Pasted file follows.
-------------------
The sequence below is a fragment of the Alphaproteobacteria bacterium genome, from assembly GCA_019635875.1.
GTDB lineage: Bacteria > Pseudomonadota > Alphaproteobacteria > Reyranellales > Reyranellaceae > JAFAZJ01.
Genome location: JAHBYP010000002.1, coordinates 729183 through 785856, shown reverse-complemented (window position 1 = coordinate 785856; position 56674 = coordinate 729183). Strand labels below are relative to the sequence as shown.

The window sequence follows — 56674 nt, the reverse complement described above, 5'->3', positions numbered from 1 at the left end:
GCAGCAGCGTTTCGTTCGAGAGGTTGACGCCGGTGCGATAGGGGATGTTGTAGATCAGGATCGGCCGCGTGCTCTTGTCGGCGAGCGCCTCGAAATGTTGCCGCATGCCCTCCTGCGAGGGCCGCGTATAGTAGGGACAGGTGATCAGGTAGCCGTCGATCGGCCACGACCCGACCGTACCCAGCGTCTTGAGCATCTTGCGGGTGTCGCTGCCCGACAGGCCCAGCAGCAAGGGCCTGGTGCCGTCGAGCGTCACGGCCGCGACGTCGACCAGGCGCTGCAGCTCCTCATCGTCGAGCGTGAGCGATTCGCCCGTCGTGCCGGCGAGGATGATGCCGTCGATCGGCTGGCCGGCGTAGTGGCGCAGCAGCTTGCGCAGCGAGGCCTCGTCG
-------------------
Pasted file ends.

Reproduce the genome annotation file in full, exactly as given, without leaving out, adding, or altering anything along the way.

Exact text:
The sequence below is a fragment of the Alphaproteobacteria bacterium genome, from assembly GCA_019635875.1.
GTDB lineage: Bacteria > Pseudomonadota > Alphaproteobacteria > Reyranellales > Reyranellaceae > JAFAZJ01.
Genome location: JAHBYP010000002.1, coordinates 729183 through 785856, shown reverse-complemented (window position 1 = coordinate 785856; position 56674 = coordinate 729183). Strand labels below are relative to the sequence as shown.

The window sequence follows — 56674 nt, the reverse complement described above, 5'->3', positions numbered from 1 at the left end:
GCAGCAGCGTTTCGTTCGAGAGGTTGACGCCGGTGCGATAGGGGATGTTGTAGATCAGGATCGGCCGCGTGCTCTTGTCGGCGAGCGCCTCGAAATGTTGCCGCATGCCCTCCTGCGAGGGCCGCGTATAGTAGGGACAGGTGATCAGGTAGCCGTCGATCGGCCACGACCCGACCGTACCCAGCGTCTTGAGCATCTTGCGGGTGTCGCTGCCCGACAGGCCCAGCAGCAAGGGCCTGGTGCCGTCGAGCGTCACGGCCGCGACGTCGACCAGGCGCTGCAGCTCCTCATCGTCGAGCGTGAGCGATTCGCCCGTCGTGCCGGCGAGGATGATGCCGTCGATCGGCTGGCCGGCGTAGTGGCGCAGCAGCTTGCGCAGCGAGGCCTCGTCG